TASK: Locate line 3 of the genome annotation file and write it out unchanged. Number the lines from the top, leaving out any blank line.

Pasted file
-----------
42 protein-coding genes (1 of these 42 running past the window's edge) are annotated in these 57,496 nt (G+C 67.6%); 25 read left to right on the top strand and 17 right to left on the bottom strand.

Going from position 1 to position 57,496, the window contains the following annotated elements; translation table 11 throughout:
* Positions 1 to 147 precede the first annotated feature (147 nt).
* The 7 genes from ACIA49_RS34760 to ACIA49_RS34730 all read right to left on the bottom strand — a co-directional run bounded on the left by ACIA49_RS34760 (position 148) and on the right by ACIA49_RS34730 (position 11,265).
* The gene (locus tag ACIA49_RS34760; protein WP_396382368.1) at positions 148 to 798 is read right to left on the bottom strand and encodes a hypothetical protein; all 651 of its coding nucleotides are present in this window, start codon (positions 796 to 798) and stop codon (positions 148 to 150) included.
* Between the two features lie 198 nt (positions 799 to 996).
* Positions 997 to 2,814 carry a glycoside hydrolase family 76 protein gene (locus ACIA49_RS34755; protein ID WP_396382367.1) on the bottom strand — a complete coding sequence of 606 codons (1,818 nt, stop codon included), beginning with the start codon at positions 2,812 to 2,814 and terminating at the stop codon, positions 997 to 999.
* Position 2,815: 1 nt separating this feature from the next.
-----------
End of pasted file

* Positions 1 to 147 precede the first annotated feature (147 nt).